Sorry men, I am not leaving you out on purpose. You don’t want to eat estrogens because you may begin developing breasts (gynecomastia) and slowly start becoming more feminine.
A common symptom men share with me is that they feel more emotional, as if they can cry just by watching a commercial or sad movie, when that never happened before. So, I check their hormones and BAM . . . wonkiness!!!
Anything Else I Should Know About What Not to Eat for an Anti-Inflammatory Diet?
I could go on about the genetic mutations that limit a person’s body to break down histamine foods. Or, the specialized lab tests that determine if non-wheat grains are cross-reacting with your gut lining.
But, I would be complicating matters for this article.
Figuring out the exact foods to eat does come down to a science.
For simplicity’s sake, avoid the “Big 3” that have been shown to create the majority of health problems in chronically sick patients.
“But, Dr. King, I am not chronically sick!” Great! Let’s keep it that way.
Think of food as fuel. Think of your body as a Ferrari. Would you put cheap gasoline in a Ferrari? Of course not! Then, why would you put crappy food into your body that will do damage.
For the Best Anti-Inflammatory Diet, Eat These Anti-Inflammatory Foods:
So, which foods should you eat?
Reach for the Veggies!
I am a big believer in eating more low-starch veggies than any other food.
Vegetables help to alkaline the blood stream when they are broken down (along with some fruit). Did you know that cancer LOVES an acidic environment?
Go Easy on the Meat
Did you know that meat can contribute to this acidic environment?
I am not saying to become a vegan/vegetarian . . . some of the sickest patients I have worked with were vegans/vegetarians. But, I am saying there is a balance you must find.
I tend to encourage my patients to eat more fish (wild caught) than red meat (organic, grass-fed).
Have Fruit . . . But in Moderation
I am not big on fruit, due to the fact that so many people are walking around with an overabundance of candida in the GI-tract. If you are going to eat fruit, make sure it is a low glycemic fruit, preferably a pitted/seeded fruit.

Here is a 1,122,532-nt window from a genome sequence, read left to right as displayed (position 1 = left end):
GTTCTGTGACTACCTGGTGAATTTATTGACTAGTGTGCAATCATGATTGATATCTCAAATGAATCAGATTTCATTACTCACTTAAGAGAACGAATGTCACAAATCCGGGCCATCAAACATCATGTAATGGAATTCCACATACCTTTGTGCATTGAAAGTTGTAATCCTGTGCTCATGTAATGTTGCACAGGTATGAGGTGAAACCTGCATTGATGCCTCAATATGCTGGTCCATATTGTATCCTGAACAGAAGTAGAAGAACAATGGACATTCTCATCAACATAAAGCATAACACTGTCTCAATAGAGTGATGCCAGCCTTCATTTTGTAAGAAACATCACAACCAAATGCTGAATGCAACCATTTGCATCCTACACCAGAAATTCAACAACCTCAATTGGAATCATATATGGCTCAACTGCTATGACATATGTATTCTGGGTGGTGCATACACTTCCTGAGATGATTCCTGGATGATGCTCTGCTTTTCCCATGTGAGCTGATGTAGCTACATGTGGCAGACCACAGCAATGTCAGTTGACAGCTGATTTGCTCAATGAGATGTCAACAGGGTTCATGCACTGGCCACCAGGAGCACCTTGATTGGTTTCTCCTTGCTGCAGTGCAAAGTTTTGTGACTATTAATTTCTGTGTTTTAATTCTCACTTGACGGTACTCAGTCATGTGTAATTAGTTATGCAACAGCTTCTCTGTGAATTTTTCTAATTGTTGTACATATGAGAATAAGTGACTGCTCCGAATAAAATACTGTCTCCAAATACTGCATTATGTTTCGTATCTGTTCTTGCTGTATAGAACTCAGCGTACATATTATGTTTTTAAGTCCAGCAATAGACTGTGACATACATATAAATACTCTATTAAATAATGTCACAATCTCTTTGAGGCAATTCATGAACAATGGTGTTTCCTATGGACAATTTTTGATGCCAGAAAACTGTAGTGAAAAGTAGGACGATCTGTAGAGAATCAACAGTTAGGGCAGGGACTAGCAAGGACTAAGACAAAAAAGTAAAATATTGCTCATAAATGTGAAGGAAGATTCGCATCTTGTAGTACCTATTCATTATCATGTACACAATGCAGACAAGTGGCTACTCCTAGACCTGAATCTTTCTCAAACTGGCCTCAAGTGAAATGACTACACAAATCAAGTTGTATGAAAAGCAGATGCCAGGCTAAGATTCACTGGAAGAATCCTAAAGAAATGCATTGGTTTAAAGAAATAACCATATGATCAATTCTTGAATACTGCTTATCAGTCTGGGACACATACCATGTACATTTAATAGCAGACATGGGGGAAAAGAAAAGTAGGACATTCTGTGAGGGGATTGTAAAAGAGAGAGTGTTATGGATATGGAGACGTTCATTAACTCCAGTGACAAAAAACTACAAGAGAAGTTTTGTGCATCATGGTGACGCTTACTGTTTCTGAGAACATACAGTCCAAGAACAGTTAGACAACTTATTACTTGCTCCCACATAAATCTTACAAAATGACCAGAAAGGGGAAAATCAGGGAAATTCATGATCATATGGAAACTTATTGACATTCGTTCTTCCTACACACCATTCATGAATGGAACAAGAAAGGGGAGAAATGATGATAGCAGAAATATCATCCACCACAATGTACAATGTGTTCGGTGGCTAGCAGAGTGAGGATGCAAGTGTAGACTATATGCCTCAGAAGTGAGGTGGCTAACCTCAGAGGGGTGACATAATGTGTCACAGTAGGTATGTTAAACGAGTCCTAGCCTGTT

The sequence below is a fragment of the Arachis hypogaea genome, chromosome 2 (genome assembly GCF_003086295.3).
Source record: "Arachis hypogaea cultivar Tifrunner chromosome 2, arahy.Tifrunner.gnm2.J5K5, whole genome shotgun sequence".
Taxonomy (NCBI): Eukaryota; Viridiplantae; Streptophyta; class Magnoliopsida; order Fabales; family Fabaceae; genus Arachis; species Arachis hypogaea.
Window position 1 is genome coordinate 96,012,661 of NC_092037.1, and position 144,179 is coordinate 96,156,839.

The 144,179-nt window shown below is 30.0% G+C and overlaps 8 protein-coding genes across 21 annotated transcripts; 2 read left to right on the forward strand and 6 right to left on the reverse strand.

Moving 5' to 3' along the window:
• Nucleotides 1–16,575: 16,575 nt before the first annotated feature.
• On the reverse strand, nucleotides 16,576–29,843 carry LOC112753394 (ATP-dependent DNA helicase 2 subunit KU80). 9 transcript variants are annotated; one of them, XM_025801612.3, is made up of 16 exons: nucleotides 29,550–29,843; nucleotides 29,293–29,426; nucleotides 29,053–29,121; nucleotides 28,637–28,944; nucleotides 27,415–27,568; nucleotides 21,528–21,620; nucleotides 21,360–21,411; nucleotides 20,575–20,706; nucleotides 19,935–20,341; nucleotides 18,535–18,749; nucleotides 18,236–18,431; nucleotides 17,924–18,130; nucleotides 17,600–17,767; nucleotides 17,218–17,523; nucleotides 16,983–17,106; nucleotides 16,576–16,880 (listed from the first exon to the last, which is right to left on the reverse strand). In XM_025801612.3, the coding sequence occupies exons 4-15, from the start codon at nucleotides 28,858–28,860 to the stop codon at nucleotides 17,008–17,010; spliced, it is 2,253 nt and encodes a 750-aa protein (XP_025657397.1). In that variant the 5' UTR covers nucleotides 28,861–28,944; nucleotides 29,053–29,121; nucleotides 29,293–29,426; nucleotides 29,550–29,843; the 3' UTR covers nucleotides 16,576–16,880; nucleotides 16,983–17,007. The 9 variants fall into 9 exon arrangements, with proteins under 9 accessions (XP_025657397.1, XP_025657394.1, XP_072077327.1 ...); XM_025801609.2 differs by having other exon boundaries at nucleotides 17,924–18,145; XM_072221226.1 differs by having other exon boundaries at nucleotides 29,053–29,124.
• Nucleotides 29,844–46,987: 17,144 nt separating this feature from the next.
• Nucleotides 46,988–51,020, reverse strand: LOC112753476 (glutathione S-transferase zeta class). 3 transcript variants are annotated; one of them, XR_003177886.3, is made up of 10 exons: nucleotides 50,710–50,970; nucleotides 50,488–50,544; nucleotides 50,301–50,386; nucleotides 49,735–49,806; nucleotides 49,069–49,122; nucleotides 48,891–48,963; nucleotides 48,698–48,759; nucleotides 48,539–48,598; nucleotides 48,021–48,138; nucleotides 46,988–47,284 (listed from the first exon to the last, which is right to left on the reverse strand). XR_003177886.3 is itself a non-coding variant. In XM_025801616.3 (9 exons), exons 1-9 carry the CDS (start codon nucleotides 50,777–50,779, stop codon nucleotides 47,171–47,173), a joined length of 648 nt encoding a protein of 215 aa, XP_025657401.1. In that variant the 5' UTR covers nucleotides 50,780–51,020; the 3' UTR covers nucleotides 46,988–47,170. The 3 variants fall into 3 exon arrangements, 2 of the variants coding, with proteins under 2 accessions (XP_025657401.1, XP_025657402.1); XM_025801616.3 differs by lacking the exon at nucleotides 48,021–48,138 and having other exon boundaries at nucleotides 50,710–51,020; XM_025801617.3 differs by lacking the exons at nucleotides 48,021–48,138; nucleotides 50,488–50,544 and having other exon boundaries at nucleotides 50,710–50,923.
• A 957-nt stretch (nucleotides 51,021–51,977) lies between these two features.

Recognize That Everyone Is Different
I tend to base what my patients eat from the lab tests I run. Why?
Here is a great example: Patient “X” comes in to see me and we discover she has an autoimmune thyroid condition (Hashimoto’s Disease). I tell her to go home and eat the AIP (autoimmune paleo) Diet.
Patient “X,” who is extremely hopeful because she has a diagnosis, runs home and eats lean meats, lots of veggies and little fruit, BUT . . . ”X” feels worse.
Why? Because Patient “X” has a genetic mutation limiting their ability to break down histamine foods. Guess what foods are in the AIP diet? High histamine foods.
If I would have ran more testing, I would have figured this out, and prevented the patient from becoming worse.
The Takeaway on What to Eat and What Not to Eat for a Healthy, Anti-Inflammatory Diet
There is not an exact anti-inflammatory diet that works for everyone. You must tweak, modify and change what is being consumed to fit what works best for you.
If you can’t break down heavy protein meals, then you may sway toward more fish-based, vegetarian type meals.
If you run really hypoglycemic, you may want to focus more on protein-based meals. This could be plant-based protein or animal-based protein.
There is not one “diet” to eat that works for everyone.
If you are extremely deficient in B vitamins and good fats and have been taking supplements to raise your levels, but the levels are not budging, maybe your body will do better with more meats.
You see, there is not one “diet” to eat that works for everyone. We are all a little different and need someone to look at us that way.
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All included information is not intended to treat or diagnose. The views expressed are those of the author and should be attributed solely to the author. For medical questions, please consult your healthcare provider.